Can you run a marathon but struggle to touch your toes? You’re not alone. In fact, I’m right there with you.
I can hop, shimmy and twirl for an hour-long Zumba class without taking a break. I can pedal to the medal at spin class until the floor below me is covered in sweat without a second thought. But getting my fingertips below my calves for a cool down stretch? Not so much. I never thought much of it, until I was approached with an odd request.
“You should come to my Wednesday night yoga class,” my cycling teacher said.
I stifled a laugh. “Yoga isn’t for me,” I replied.
She eyed me down, clearly a bit offended. “And why’s that?”
I stopped and thought hard to come up with an acceptable answer. The truth was, I had no good reason to assume yoga wasn’t for me. I also didn’t know what a huge impact flexibility has on my workouts. News flash! Stretching and lengthening balled-up muscles can increase athletic performance plus help prevent injury.
Needless to say, I was at Yoga the following Wednesday. And after 2 years, I still practice this powerful exercise at least once a week. Practice these 5 yoga poses to increase YOUR flexibility!
- Child’s Pose (Balasana)
Why it’s great: This is the ultimate resting pose. And let me tell you – this stretch feels amazing after any type of intense workout. But you don’t have to exercise to enjoy this pose. Sometimes I like to take a rest in child’s pose if I’m stressed, tired, or just need a good stretch! This pose is best known for releasing tension in the back, shoulders and chest.
How to do it: Slowly lower to your knees. Push your hips back and rest your glutes on the heels. Rest your head between your arms, and walk your fingertips forward as far as you can.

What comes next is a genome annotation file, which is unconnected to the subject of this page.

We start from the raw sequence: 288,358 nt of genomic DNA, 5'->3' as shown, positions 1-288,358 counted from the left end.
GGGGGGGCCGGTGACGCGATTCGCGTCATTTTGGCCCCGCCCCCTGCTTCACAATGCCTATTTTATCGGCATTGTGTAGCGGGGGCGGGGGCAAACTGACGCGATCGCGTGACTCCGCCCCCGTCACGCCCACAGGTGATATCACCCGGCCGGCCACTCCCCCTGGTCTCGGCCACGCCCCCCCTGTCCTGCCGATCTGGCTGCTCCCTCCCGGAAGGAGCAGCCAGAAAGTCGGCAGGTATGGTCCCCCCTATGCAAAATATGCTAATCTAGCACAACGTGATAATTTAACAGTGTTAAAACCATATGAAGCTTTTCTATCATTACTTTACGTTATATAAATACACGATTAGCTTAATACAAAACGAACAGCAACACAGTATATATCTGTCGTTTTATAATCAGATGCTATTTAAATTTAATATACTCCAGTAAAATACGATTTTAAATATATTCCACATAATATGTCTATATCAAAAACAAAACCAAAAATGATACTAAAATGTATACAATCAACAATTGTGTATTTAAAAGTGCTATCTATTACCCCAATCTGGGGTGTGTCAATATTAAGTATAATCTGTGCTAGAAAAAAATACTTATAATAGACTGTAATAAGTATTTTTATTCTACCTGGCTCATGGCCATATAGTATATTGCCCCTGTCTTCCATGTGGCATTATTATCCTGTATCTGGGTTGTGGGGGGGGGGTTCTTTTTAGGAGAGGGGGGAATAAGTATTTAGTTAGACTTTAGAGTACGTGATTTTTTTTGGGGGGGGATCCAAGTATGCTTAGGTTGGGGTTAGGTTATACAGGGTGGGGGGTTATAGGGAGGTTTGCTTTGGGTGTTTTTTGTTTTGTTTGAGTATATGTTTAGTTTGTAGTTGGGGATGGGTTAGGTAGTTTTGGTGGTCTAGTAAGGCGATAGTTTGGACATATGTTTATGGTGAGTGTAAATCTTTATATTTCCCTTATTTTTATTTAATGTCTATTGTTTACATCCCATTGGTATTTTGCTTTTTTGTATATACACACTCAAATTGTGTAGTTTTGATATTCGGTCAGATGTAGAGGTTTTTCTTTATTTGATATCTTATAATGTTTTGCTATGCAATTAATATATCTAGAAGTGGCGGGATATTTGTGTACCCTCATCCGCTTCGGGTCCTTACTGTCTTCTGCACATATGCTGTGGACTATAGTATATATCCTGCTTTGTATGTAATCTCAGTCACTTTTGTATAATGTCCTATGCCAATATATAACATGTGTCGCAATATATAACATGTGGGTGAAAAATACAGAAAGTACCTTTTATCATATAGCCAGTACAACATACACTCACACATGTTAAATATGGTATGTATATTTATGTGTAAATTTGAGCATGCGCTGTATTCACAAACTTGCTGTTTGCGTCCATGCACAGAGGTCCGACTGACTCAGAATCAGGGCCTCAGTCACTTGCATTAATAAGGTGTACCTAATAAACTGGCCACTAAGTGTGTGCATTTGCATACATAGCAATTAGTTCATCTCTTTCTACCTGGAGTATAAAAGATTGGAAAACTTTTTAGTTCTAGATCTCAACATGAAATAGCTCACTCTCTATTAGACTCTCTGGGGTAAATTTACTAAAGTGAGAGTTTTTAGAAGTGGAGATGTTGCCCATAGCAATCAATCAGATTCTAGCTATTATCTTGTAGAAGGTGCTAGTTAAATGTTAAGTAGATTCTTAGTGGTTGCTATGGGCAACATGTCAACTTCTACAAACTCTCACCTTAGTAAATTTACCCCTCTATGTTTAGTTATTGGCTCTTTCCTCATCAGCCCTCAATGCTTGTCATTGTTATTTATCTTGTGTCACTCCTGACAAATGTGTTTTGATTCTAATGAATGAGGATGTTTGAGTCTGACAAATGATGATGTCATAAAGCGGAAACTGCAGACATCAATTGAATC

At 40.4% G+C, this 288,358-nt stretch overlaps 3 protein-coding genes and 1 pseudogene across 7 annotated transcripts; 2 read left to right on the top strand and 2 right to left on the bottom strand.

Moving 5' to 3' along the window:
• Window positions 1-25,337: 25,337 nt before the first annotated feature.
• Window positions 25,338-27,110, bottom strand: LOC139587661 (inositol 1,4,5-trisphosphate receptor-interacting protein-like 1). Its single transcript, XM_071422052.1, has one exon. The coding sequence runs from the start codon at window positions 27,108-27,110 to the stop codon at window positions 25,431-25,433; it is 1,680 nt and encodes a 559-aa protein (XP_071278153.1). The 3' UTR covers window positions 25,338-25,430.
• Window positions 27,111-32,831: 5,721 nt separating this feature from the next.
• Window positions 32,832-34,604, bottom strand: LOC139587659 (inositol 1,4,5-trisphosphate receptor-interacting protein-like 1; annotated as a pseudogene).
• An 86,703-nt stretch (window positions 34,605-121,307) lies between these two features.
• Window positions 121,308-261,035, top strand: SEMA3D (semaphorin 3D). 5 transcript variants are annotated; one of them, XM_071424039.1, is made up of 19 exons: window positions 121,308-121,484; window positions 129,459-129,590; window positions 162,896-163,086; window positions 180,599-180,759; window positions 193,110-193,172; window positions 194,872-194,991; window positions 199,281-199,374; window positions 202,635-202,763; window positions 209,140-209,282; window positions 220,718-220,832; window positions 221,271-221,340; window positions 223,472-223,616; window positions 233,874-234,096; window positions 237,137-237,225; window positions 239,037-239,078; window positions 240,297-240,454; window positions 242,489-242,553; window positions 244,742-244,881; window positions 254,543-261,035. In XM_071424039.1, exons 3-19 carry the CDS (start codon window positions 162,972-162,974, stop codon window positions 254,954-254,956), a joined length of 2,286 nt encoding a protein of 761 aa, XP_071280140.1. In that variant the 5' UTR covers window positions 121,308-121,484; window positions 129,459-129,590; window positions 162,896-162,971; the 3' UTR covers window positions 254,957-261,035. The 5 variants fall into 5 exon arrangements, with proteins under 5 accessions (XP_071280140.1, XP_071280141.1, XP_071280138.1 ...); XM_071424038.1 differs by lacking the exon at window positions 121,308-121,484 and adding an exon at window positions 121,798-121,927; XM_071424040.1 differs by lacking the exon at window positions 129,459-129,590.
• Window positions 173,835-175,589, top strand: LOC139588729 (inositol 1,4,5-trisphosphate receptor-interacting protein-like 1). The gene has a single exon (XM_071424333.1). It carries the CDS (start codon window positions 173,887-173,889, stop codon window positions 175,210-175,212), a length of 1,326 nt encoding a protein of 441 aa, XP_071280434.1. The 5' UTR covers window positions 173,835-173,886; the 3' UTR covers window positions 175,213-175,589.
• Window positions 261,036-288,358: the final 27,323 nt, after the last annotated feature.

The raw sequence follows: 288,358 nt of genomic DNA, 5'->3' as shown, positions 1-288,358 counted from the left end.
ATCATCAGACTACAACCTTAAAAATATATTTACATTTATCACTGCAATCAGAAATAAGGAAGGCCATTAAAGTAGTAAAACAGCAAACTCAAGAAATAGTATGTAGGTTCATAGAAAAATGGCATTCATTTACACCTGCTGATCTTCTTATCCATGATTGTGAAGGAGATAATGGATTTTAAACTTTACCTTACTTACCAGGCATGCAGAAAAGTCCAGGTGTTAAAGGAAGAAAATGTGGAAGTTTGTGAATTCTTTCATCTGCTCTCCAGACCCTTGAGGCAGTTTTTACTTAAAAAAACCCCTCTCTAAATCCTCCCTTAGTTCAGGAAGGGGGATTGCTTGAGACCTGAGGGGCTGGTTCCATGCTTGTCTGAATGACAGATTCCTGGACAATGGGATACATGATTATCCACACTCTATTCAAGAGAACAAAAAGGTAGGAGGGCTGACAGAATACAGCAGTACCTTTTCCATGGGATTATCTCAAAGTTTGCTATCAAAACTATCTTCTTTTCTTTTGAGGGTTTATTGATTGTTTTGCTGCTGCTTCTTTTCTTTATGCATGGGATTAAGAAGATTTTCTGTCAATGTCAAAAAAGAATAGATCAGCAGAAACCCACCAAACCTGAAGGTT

- Triangle (Trikonasana)
Why it’s great: Unlike child’s pose, Triangle is not the type of pose you can jump out of bed and practice. Make sure your muscles are warm and loose before trying this pose. Triangle pose stretches the waist, opens up the hip, and strengthens core muscles.
How to do it: Inhale deeply and slowly fold at the waist to bring your left hand to your left ankle. Lift your right arm upwards and spread the fingertips wide. Your shoulders should be stacked on top of one another. Gaze up towards your fingertips.
- Down Dog (Adho Mukha Svanasana)
Why it’s great: If you’ve heard of yoga, you’ve probably heard of this pose. It has many health benefits, including lengthening and strengthening the spine, toning and strengthen the arms and legs, and a 360-degree stretch in just one pose.
How to do it: Start on all fours with your knees directly below your hips and your hands directly underneath your shoulders. With your hands firmly planted on the mat, pull your belly in and lift your knees away from the floor. Position your tailbone towards the sky as you straighten your legs. Push your chest towards the tops of the thighs, push your heels towards the floor, and rest your head between your biceps.
- Pigeon (Eka Pada Rajakapotasana)
Why it’s great: I have no way to describe this other than it feels delicious. Whether you’re a runner, swimmer or triathlete, tightness in the hips is a common complaint, and this pose is meant to relieve just that. Pigeon pose opens the hip joints, lengthens the hip flexors and stretches the thighs, gluteals and piriformis muscles.
How to do it: Begin in a plank position. Slide your right knee forward and towards your right arm. Slide your left leg back as far as your hips allow. Keep your hips square to the floor.
- Runner’s Lunge (Anjaneyasana)
Why it’s great: As the name states, this pose looks similar to a runner about to begin a race. It’s also a great pose for runners as it treats the typical sources of lower-body soreness, like tight quads, hamstrings, and hips.
How to do it: Start in down dog. Exhale and step your right food forward between your hands. Make sure your knee is aligned over your heel. Lower your left knee and stretch the left leg as far back as you can. Keep your chest up and your gaze just above the tip of your nose.